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Porsche 911 Targa review

2014 - 2019 (change model)
Parkers overall rating: 4 out of 54.0

At a glance

Price new £87,080 - £112,607
Used prices £34,810 - £86,255
Road tax cost £320 - £675
Insurance group 49 - 50
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Fuel economy Not tested to latest standards
Range 419 - 524 miles
View full specs for a specific version

Available fuel types


Pros & cons

  • Aural delight
  • Retro looks
  • Desirable
  • Performance
  • Buffeting at speed
  • Not the full convertible

Written by Kieren Puffett Published: 28 March 2022 Updated: 28 March 2022


The Porsche 911 Targa is certainly one of its more iconic versions of the German company’s high performance sports car.

First launched back in 1967 the Targa has seen various reiterations over the following years and powered by air-cooled and then later water-cooled flat-six engines.

It’s a fairly unique offering with other rivals such as the Mercedes-Benz SL and the BMW 6 Series Convertible opting for the full convertible roof.

The Targa version differs to the Porsche 911 Convertible by retaining a fixed glass ‘bubble’ at the rear with the opening directly above the passengers’ heads while the convertible’s fabric roof folds completely flat under the glass dome.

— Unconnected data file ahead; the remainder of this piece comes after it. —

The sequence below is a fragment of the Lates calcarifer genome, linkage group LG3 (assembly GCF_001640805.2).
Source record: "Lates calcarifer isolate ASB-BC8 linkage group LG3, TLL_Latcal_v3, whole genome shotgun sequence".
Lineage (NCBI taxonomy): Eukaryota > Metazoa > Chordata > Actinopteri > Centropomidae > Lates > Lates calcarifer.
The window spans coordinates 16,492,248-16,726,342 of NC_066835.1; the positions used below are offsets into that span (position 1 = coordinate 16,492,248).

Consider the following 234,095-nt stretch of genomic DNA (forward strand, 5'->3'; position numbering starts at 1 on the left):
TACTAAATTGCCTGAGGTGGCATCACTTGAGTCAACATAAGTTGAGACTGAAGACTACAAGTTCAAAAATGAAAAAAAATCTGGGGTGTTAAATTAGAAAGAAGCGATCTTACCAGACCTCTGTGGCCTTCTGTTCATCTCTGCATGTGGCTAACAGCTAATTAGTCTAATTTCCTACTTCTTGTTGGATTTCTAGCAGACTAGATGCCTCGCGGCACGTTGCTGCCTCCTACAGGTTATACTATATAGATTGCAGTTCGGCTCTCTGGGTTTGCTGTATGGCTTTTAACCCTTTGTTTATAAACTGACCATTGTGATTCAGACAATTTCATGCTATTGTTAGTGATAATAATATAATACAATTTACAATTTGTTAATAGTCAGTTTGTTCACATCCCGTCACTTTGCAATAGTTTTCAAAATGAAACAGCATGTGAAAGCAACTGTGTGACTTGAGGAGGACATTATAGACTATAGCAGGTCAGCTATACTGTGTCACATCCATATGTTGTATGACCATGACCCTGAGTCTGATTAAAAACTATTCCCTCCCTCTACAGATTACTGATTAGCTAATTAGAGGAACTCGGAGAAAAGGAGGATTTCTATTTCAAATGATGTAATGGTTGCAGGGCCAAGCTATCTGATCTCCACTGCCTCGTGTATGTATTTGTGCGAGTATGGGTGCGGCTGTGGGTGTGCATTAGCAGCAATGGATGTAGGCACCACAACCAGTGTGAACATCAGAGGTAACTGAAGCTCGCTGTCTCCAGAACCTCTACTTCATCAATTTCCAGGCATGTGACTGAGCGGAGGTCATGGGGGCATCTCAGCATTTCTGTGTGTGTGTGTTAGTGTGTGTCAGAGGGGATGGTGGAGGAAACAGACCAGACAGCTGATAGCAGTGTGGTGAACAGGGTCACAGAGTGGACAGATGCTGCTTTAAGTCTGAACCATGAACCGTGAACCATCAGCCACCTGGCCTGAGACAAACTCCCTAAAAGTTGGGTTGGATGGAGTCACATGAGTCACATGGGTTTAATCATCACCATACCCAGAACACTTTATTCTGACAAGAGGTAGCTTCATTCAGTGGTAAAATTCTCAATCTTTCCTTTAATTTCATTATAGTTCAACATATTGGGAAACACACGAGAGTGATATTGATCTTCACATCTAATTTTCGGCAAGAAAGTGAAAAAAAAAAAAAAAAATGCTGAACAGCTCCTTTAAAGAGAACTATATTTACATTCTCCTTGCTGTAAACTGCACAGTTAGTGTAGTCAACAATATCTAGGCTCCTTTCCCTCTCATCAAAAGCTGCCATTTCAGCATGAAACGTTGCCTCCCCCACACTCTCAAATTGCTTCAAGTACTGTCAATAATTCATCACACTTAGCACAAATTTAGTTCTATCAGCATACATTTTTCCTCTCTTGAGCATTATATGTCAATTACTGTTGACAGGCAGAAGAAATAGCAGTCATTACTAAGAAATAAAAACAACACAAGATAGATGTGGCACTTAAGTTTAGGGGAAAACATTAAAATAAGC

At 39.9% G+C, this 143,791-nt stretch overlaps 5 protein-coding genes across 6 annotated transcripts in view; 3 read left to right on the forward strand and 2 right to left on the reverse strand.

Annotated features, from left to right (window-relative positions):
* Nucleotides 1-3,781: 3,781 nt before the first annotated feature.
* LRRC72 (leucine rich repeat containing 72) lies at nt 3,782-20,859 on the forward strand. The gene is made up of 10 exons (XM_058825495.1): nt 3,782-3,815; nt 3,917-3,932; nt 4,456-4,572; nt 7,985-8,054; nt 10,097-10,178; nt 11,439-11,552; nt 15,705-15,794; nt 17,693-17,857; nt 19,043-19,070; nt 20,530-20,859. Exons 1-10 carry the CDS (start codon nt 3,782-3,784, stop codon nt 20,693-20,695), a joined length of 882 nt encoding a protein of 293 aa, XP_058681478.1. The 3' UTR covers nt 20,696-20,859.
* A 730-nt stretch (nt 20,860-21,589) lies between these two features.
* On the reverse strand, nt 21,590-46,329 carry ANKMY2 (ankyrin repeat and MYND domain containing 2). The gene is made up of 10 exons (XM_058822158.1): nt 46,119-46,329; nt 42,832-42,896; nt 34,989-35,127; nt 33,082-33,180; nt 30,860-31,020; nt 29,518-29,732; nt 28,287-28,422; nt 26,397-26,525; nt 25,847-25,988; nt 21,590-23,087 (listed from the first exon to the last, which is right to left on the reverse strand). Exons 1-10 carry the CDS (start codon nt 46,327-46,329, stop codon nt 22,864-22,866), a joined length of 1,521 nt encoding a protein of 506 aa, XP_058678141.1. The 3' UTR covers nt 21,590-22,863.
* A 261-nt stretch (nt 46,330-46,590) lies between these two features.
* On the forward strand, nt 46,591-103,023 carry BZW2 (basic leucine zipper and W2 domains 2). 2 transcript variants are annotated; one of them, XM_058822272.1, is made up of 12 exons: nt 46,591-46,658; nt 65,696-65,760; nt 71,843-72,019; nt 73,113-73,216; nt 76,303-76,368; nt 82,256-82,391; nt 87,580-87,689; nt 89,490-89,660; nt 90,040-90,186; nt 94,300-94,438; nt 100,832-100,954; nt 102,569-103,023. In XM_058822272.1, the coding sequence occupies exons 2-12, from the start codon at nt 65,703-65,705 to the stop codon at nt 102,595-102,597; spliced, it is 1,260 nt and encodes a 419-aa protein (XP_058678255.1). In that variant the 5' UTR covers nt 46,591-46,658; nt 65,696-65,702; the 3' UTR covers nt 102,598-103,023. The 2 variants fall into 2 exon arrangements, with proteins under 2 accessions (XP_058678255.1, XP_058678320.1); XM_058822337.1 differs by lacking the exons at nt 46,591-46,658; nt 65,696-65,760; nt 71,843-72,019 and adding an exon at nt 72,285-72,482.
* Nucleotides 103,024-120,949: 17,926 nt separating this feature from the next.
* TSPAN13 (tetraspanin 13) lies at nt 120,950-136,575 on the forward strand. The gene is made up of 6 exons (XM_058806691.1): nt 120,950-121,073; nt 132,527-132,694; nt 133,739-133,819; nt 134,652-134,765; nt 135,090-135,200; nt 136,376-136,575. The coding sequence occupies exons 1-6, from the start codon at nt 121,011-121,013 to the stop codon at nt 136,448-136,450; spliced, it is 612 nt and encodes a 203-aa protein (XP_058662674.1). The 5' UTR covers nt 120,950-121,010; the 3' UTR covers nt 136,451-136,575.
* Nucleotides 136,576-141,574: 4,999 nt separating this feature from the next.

Clever roof design

The Targa version simply means it has a central roof section which folds away to leave the occupants open to the elements. The rear glass dome remains in place with the central roof section either up or stowed away.

The mechanism that operates the opening and closing of the roof is quite clever, with the rear glass dome lifting up and back, then folding the fabric portion of the roof up and back, placing it folded up on the rear parcel shelf area. Then the glass dome is lowered back into place. Choreography worthy of the best ballets.

Two versions

The Porsche 911 Targa comes in two flavours: Targa 4 and Targa 4 S. The 4 refers to the fact this version is four-wheel drive and the 4S has more power and greater performance.

As with all Porsche 911s there is the option of Porsche’s rather good automatic gearbox (known as PDK) or with its latest manual gearbox that unusually uses seven forward gears plus a reverse.

Driving experience that delights

The flat-six ‘Boxer’ engine is as iconic as the 911 itself – providing both great performance and an evocative sound track. This latest 3.4-litre version is no different.

There’s plenty of power even from low down and it is as the revs rise the power starts to build more and more. At low revs the engine is tractable and amiable, at higher revs it pours the power out through the four wheels, picking the 911 up and with a sling shot hurls it down the road.

Nearly roof down motoring

The idea of the Targa is a more simple and convenient way to have roof down motoring, while still retaining some decent shelter from the elements. The down side is that can be quite a bit of buffeting as soon as speeds get over 50 mph.

The Targa is fitted with a discreet spoiler over the front windscreen designed to help keep occupants out of the main wind blast and certainly seems effective up to 50mph. After that noise and buffeting seems to increase notably and makes it much harder to listen to the radio or hold a conversation.

The engine note though comes through loud and clear especially as the revs rise past 3000rpm.